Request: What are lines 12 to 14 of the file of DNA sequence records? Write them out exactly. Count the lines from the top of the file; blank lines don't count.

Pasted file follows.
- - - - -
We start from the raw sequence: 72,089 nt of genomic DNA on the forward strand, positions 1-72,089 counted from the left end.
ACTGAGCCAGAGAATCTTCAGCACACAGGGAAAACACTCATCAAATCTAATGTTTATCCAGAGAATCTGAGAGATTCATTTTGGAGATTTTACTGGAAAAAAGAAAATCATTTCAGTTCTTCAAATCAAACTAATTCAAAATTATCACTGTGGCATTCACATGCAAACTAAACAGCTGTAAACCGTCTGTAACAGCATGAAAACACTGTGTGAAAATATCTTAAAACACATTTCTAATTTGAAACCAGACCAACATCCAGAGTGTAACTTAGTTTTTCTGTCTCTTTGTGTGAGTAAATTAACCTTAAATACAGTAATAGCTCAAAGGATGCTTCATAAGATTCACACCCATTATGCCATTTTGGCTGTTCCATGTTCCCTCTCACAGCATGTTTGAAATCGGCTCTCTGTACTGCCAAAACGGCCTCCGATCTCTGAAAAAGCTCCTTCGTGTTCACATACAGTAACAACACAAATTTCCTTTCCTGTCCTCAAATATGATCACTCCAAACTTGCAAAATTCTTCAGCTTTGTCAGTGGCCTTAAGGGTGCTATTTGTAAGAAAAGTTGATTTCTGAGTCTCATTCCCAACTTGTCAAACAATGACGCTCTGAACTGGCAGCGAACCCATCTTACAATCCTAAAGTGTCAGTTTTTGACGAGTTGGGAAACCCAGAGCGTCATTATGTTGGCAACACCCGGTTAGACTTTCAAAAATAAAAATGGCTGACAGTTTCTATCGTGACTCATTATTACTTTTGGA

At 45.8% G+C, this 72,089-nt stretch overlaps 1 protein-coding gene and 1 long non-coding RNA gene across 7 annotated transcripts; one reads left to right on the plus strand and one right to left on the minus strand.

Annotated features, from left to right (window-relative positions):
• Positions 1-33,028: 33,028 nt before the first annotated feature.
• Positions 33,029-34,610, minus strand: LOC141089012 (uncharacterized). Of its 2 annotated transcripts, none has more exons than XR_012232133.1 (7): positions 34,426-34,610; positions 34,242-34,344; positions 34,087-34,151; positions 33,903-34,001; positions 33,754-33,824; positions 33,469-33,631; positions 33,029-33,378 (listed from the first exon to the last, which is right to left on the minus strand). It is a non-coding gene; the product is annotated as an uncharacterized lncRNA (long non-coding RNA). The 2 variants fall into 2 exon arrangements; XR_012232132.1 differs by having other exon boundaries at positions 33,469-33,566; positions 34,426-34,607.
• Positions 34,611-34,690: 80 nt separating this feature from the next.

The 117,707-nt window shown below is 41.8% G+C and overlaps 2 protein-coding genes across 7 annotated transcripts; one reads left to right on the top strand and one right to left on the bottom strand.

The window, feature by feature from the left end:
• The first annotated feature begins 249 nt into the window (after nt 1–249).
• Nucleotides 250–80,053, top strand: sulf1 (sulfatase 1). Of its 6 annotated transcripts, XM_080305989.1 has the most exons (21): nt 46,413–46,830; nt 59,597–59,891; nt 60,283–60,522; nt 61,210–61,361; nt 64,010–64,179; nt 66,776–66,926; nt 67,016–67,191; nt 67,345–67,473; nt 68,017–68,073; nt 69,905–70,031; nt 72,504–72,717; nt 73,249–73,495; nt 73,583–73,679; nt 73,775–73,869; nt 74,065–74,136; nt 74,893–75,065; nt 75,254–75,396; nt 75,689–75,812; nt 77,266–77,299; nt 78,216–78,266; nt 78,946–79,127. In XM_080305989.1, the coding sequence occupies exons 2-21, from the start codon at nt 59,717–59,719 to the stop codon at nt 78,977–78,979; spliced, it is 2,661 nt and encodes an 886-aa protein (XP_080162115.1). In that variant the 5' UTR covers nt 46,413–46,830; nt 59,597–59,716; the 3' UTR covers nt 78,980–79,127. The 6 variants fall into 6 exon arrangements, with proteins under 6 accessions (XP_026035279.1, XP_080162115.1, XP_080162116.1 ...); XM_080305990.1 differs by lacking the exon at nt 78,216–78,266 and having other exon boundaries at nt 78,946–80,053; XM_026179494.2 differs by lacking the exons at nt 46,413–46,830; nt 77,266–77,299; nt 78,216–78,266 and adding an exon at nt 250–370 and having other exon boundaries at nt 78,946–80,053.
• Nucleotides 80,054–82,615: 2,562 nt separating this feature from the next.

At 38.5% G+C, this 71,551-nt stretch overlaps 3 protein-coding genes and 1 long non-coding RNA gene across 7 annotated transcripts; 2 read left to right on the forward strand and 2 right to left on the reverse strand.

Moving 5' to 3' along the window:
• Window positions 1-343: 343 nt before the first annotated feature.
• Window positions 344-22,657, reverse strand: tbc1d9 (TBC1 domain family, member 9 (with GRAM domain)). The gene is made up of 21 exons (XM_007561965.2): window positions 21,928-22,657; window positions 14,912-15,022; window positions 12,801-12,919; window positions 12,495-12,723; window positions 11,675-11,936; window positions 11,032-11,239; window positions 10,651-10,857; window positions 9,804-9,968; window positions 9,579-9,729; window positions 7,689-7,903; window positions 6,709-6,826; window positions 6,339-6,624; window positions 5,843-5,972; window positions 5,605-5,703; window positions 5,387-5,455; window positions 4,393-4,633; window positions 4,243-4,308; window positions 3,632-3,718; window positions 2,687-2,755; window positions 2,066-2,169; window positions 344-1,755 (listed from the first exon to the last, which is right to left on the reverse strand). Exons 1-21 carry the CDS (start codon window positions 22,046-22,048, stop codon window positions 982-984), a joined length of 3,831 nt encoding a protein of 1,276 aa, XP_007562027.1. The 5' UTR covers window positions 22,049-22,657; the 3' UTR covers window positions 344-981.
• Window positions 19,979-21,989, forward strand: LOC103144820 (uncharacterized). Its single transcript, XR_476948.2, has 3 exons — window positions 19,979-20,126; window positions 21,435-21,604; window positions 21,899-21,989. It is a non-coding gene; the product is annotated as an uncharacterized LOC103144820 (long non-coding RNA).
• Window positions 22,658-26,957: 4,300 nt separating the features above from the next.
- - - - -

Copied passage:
• Nucleotides 80,054–82,615: 2,562 nt separating this feature from the next.

At 38.5% G+C, this 71,551-nt stretch overlaps 3 protein-coding genes and 1 long non-coding RNA gene across 7 annotated transcripts; 2 read left to right on the forward strand and 2 right to left on the reverse strand.

Moving 5' to 3' along the window: